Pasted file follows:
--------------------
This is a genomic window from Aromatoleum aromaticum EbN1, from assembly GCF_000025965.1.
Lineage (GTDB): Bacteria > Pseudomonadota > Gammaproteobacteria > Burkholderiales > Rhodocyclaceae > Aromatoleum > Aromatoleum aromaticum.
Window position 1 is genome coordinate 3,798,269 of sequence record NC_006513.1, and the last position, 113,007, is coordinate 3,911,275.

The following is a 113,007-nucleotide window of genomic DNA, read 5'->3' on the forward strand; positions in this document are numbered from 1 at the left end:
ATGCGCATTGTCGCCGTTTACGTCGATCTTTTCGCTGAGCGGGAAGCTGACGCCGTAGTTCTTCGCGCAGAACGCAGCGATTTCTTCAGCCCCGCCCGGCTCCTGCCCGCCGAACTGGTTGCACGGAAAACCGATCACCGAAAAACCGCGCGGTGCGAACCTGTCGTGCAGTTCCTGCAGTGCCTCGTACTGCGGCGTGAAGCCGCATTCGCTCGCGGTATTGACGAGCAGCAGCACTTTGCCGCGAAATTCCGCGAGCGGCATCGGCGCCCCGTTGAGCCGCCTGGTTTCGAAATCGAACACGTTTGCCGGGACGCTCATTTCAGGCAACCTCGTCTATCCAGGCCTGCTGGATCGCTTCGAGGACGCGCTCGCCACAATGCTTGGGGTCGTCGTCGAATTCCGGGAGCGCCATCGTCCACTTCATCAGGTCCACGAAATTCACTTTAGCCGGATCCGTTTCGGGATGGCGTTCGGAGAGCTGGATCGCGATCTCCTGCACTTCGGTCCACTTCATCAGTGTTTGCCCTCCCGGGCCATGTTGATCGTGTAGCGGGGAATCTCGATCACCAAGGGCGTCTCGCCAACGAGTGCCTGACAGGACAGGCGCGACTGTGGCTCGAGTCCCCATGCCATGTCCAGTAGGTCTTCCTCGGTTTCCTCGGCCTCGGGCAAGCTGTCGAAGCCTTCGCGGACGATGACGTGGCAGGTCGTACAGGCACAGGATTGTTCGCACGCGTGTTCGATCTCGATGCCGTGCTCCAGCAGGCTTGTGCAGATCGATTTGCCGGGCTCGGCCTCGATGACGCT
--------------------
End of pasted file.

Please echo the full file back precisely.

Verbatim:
This is a genomic window from Aromatoleum aromaticum EbN1, from assembly GCF_000025965.1.
Lineage (GTDB): Bacteria > Pseudomonadota > Gammaproteobacteria > Burkholderiales > Rhodocyclaceae > Aromatoleum > Aromatoleum aromaticum.
Window position 1 is genome coordinate 3,798,269 of sequence record NC_006513.1, and the last position, 113,007, is coordinate 3,911,275.

The following is a 113,007-nucleotide window of genomic DNA, read 5'->3' on the forward strand; positions in this document are numbered from 1 at the left end:
ATGCGCATTGTCGCCGTTTACGTCGATCTTTTCGCTGAGCGGGAAGCTGACGCCGTAGTTCTTCGCGCAGAACGCAGCGATTTCTTCAGCCCCGCCCGGCTCCTGCCCGCCGAACTGGTTGCACGGAAAACCGATCACCGAAAAACCGCGCGGTGCGAACCTGTCGTGCAGTTCCTGCAGTGCCTCGTACTGCGGCGTGAAGCCGCATTCGCTCGCGGTATTGACGAGCAGCAGCACTTTGCCGCGAAATTCCGCGAGCGGCATCGGCGCCCCGTTGAGCCGCCTGGTTTCGAAATCGAACACGTTTGCCGGGACGCTCATTTCAGGCAACCTCGTCTATCCAGGCCTGCTGGATCGCTTCGAGGACGCGCTCGCCACAATGCTTGGGGTCGTCGTCGAATTCCGGGAGCGCCATCGTCCACTTCATCAGGTCCACGAAATTCACTTTAGCCGGATCCGTTTCGGGATGGCGTTCGGAGAGCTGGATCGCGATCTCCTGCACTTCGGTCCACTTCATCAGTGTTTGCCCTCCCGGGCCATGTTGATCGTGTAGCGGGGAATCTCGATCACCAAGGGCGTCTCGCCAACGAGTGCCTGACAGGACAGGCGCGACTGTGGCTCGAGTCCCCATGCCATGTCCAGTAGGTCTTCCTCGGTTTCCTCGGCCTCGGGCAAGCTGTCGAAGCCTTCGCGGACGATGACGTGGCAGGTCGTACAGGCACAGGATTGTTCGCACGCGTGTTCGATCTCGATGCCGTGCTCCAGCAGGCTTGTGCAGATCGATTTGCCGGGCTCGGCCTCGATGACGCT